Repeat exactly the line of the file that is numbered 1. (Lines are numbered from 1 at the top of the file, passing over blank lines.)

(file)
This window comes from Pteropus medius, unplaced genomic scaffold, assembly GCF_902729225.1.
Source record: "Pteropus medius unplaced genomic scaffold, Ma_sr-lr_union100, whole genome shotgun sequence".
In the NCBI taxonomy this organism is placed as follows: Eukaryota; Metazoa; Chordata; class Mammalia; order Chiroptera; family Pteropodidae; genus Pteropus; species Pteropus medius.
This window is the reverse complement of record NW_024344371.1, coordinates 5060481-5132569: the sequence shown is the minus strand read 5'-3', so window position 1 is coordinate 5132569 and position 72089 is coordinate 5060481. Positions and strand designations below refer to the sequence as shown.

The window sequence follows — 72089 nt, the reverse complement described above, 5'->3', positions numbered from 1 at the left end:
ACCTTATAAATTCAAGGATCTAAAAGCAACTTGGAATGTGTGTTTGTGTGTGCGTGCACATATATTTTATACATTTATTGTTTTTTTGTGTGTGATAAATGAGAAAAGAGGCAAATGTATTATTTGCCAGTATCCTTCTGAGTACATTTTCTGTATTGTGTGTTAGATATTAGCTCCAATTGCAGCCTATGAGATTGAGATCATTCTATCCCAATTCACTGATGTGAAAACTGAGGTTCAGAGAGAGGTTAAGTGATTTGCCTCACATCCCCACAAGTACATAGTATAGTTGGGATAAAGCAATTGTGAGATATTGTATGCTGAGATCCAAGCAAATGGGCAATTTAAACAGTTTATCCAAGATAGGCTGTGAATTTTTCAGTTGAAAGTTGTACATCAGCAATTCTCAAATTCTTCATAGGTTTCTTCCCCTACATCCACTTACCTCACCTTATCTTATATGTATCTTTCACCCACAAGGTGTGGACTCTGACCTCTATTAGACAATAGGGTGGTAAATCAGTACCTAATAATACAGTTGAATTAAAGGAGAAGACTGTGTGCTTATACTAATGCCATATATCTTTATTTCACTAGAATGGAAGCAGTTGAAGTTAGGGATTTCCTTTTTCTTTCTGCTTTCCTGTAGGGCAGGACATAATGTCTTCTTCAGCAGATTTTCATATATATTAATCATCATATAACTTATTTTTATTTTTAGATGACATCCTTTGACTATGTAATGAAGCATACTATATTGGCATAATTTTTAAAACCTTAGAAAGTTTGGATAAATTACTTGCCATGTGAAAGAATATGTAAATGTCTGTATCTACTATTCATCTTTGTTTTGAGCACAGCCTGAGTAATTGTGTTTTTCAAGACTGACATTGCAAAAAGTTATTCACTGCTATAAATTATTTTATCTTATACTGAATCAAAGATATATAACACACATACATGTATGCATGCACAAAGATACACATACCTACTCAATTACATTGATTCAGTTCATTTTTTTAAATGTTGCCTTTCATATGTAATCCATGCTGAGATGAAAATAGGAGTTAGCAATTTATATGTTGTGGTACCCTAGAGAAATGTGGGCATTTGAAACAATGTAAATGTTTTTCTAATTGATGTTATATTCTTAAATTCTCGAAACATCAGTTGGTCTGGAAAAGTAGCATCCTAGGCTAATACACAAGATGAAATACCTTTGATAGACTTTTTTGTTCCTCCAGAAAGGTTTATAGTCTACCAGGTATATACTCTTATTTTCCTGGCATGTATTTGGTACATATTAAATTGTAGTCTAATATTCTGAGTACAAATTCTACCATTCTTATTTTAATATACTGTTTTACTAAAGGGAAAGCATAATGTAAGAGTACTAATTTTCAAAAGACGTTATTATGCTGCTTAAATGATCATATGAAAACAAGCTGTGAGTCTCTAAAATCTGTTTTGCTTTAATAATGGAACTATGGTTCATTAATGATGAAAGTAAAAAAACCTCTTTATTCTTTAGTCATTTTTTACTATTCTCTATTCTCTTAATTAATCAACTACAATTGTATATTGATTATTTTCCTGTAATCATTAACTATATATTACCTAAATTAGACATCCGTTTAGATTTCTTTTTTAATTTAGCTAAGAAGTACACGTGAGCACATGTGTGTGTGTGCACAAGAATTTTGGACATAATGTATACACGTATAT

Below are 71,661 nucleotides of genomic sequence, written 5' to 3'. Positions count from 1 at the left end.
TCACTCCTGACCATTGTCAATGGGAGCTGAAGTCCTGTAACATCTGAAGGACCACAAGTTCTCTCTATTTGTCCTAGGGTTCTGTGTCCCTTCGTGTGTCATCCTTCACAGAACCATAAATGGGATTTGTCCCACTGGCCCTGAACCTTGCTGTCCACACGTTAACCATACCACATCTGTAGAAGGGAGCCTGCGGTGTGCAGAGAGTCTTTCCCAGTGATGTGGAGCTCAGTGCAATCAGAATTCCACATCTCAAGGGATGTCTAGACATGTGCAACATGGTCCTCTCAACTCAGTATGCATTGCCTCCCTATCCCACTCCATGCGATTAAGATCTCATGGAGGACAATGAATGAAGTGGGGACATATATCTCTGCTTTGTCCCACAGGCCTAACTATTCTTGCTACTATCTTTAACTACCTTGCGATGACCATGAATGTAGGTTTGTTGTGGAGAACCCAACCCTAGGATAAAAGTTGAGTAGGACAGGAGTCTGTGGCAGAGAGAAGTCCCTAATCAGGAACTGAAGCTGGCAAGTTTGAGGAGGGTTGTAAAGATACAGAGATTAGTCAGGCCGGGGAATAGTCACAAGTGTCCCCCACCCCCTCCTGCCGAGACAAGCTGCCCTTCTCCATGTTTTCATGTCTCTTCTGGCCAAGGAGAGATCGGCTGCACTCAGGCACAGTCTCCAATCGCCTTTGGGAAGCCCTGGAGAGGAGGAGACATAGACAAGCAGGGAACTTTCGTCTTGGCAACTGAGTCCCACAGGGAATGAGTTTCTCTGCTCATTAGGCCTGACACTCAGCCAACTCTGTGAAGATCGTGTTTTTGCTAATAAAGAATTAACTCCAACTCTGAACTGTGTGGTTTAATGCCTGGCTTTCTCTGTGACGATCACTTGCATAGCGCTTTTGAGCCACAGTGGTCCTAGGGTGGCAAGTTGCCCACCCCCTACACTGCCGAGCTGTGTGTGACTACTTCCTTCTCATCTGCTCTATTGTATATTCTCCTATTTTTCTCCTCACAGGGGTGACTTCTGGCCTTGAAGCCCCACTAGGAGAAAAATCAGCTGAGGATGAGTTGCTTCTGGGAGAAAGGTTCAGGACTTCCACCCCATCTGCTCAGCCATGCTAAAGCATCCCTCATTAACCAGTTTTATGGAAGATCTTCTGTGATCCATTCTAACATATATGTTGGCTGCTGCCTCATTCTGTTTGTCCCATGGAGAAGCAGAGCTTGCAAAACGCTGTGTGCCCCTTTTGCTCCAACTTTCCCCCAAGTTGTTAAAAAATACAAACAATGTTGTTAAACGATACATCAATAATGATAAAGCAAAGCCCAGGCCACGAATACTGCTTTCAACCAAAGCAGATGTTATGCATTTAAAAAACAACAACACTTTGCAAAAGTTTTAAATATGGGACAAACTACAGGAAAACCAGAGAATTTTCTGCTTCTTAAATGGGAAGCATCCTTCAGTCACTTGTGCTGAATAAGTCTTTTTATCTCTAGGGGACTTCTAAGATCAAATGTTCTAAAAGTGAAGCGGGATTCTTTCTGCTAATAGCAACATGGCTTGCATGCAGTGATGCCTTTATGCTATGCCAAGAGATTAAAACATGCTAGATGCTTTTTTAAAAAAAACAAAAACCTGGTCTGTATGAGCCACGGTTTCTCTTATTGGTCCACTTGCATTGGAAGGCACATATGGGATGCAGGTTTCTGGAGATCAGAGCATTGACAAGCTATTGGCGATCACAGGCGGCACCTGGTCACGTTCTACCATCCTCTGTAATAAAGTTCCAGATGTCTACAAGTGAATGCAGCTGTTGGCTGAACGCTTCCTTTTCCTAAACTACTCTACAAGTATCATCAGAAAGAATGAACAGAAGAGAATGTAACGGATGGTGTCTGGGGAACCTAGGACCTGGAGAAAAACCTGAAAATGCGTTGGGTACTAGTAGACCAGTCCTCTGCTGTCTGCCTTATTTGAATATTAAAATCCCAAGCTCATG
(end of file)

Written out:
This window comes from Pteropus medius, unplaced genomic scaffold, assembly GCF_902729225.1.